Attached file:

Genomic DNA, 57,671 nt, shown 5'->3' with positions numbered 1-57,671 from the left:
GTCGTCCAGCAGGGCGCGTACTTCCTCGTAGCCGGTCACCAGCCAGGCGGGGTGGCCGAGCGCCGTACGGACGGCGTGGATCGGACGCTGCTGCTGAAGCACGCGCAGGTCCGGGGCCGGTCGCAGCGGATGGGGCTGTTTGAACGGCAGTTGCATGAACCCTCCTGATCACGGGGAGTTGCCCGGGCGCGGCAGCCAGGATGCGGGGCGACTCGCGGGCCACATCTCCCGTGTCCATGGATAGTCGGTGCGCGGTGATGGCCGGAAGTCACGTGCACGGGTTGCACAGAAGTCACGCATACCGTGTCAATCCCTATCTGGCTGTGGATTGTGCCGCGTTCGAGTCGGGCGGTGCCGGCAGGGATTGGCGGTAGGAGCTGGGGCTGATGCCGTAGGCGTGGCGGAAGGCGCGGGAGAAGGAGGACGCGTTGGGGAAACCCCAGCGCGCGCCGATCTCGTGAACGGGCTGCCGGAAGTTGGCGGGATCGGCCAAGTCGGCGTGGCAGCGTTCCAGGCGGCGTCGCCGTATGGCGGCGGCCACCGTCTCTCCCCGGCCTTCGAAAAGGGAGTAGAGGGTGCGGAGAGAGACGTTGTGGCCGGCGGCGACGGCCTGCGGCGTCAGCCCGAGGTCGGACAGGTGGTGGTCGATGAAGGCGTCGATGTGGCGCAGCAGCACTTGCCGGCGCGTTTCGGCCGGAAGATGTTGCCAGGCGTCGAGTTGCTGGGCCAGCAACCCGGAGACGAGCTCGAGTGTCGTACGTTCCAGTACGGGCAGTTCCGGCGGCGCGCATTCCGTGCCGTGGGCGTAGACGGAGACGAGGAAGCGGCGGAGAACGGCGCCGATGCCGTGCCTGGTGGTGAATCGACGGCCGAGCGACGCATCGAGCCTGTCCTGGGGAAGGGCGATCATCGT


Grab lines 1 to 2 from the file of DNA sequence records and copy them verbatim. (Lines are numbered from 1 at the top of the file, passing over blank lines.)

Genomic DNA, 57,671 nt, shown 5'->3' with positions numbered 1-57,671 from the left:
GTCGTCCAGCAGGGCGCGTACTTCCTCGTAGCCGGTCACCAGCCAGGCGGGGTGGCCGAGCGCCGTACGGACGGCGTGGATCGGACGCTGCTGCTGAAGCACGCGCAGGTCCGGGGCCGGTCGCAGCGGATGGGGCTGTTTGAACGGCAGTTGCATGAACCCTCCTGATCACGGGGAGTTGCCCGGGCGCGGCAGCCAGGATGCGGGGCGACTCGCGGGCCACATCTCCCGTGTCCATGGATAGTCGGTGCGCGGTGATGGCCGGAAGTCACGTGCACGGGTTGCACAGAAGTCACGCATACCGTGTCAATCCCTATCTGGCTGTGGATTGTGCCGCGTTCGAGTCGGGCGGTGCCGGCAGGGATTGGCGGTAGGAGCTGGGGCTGATGCCGTAGGCGTGGCGGAAGGCGCGGGAGAAGGAGGACGCGTTGGGGAAACCCCAGCGCGCGCCGATCTCGTGAACGGGCTGCCGGAAGTTGGCGGGATCGGCCAAGTCGGCGTGGCAGCGTTCCAGGCGGCGTCGCCGTATGGCGGCGGCCACCGTCTCTCCCCGGCCTTCGAAAAGGGAGTAGAGGGTGCGGAGAGAGACGTTGTGGCCGGCGGCGACGGCCTGCGGCGTCAGCCCGAGGTCGGACAGGTGGTGGTCGATGAAGGCGTCGATGTGGCGCAGCAGCACTTGCCGGCGCGTTTCGGCCGGAAGATGTTGCCAGGCGTCGAGTTGCTGGGCCAGCAACCCGGAGACGAGCTCGAGTGTCGTACGTTCCAGTACGGGCAGTTCCGGCGGCGCGCATTCCGTGCCGTGGGCGTAGACGGAGACGAGGAAGCGGCGGAGAACGGCGCCGATGCCGTGCCTGGTGGTGAATCGACGGCCGAGCGACGCATCGAGCCTGTCCTGGGGAAGGGCGATCATCGT